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The bluetooth clicker that came with the phone is fairly limited in use on the iPhone. Since the iPhone does not support a mouse you are pretty much stuck with open the door, start the clip, quickly close the door, quickly slip on the headset and away you go. To say it is clumsy is an understatement. This would be a whole lot easier on Android which supports a mouse.

You quickly run into the next challenge, the menuing system for whatever your going to use, be it Kodi, a Youtube video etc all are (of course) not 3D. So your navigating a bizarre looking image. I found it best to close an eye or focus on one eye.

On iPhones you run into a number of additional challenges (beyond the mouse). Storing local content is problematic (although not impossible) and getting Kodi on your iPhone is also non-trivial. Of course none of these are an issue with Android 🙂 Ya ya …

In the end, for $40, it amused me for a brief period of time, and satisfied a curiosity. I am not sure how much I will use it, but been there done that got the t-shirt 🙂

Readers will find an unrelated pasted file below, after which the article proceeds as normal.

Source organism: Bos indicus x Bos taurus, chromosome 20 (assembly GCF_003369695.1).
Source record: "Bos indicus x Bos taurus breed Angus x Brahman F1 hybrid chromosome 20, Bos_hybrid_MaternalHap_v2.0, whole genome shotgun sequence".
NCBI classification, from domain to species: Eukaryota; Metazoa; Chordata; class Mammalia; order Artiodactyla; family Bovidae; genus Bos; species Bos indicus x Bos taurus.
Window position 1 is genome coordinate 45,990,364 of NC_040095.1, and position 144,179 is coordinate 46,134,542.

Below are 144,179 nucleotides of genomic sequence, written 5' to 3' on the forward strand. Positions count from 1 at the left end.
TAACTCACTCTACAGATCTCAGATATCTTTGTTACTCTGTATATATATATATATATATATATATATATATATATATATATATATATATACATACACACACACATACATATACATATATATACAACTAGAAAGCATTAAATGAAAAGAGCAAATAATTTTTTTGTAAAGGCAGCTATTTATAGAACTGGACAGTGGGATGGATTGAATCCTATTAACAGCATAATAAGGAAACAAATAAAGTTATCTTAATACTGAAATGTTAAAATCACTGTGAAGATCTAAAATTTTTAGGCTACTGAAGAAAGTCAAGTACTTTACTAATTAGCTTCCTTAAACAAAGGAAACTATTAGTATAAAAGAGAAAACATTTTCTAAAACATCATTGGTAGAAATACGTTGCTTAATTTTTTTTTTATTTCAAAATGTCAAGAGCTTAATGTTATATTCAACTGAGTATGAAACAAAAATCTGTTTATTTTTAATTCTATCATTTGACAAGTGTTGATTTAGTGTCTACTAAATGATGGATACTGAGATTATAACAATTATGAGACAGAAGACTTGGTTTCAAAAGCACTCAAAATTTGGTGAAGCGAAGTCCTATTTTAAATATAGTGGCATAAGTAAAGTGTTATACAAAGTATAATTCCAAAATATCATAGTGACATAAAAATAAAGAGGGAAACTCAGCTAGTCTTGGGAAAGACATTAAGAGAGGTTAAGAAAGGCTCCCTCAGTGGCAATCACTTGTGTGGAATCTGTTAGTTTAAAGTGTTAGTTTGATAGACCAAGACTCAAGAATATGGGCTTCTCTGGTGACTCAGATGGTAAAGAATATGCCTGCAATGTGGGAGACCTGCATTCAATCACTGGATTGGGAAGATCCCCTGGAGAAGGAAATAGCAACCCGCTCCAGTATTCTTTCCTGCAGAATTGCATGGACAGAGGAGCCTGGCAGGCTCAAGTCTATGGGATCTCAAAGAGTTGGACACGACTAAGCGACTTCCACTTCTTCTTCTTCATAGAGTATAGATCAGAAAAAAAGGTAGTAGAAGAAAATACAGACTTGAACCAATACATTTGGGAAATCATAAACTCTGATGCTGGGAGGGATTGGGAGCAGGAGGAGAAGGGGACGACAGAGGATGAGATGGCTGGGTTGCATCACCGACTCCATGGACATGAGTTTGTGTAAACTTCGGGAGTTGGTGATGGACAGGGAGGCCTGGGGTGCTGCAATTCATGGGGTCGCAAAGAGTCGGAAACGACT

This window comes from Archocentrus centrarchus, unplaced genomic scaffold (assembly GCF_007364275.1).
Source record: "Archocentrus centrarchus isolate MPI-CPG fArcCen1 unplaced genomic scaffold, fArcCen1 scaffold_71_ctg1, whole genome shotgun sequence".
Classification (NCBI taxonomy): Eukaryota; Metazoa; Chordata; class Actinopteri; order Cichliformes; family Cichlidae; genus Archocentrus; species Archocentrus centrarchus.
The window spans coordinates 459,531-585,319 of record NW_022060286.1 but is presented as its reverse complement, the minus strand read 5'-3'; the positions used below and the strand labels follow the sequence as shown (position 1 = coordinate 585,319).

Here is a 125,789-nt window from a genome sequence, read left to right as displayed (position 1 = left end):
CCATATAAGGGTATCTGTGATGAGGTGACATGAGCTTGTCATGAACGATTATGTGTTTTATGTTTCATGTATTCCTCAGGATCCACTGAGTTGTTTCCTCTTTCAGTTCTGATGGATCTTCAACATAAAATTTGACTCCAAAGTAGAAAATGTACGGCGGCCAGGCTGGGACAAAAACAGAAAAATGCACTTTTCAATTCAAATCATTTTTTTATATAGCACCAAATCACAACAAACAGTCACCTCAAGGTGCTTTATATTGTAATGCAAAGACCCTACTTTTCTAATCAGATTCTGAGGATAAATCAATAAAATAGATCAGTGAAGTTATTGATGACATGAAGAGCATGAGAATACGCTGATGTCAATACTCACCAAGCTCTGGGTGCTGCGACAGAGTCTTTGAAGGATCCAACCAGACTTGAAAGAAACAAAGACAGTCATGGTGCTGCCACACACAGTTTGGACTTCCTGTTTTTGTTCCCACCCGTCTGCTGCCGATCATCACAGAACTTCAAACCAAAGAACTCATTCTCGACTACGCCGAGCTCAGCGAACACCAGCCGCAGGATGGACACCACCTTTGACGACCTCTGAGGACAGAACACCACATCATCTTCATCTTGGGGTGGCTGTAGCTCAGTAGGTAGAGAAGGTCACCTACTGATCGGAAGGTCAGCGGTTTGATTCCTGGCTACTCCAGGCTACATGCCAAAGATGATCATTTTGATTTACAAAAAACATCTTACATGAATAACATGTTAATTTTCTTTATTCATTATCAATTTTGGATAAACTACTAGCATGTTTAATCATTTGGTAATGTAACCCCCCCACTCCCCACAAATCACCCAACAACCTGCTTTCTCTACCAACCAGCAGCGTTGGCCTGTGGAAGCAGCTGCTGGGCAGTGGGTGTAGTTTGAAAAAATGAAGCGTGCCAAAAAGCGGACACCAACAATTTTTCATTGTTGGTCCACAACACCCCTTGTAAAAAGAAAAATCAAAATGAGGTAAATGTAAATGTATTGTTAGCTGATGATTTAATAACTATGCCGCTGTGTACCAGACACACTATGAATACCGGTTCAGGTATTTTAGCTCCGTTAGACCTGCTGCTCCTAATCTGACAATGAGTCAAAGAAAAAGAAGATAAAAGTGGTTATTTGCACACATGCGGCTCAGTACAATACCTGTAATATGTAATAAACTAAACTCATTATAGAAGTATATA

June 10, 2016 Posted by | iPhone Stuff, Mutlimedia | Leave a comment

Apple AirPrint for iPads/iPhones

As with everything Apple they have their own way of doing things. Bringing a new disparate architecture device presents challenges. Everything else in my house is Windows so when I bought a iPhone and iPad I had to look into how to make printing working. One would hope that cloud printing would be possible, if it is I don’t see it, at least not without paying for apps. The google apps (Gmail for example) have some cloud printing within them. HP have an ePrint app but it literally creates it’s own app to get at your photos, to browse the web from, read email from etc. It does allow printing from anywhere but isn’t really what I was hoping for.
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The network standard for an iPad/iPhone is called Airplay. My HP 1102W while not officially on the Apple site does support Airplay and my iPhone found it when I was on the home network allowing me to print easily. But what if you have another printer that isn’t actually supported? Well, while not simple by any means, you can add AirPlay support to any printer on a Windows PC using this guide. I did it and got both my printers working on the network. While this does not solve the issue of cloud printing it does however give you a way to do it. That’s about it.

May 19, 2016 Posted by | iPhone Stuff, iPhone/iPad | Leave a comment

Whatsapp mini review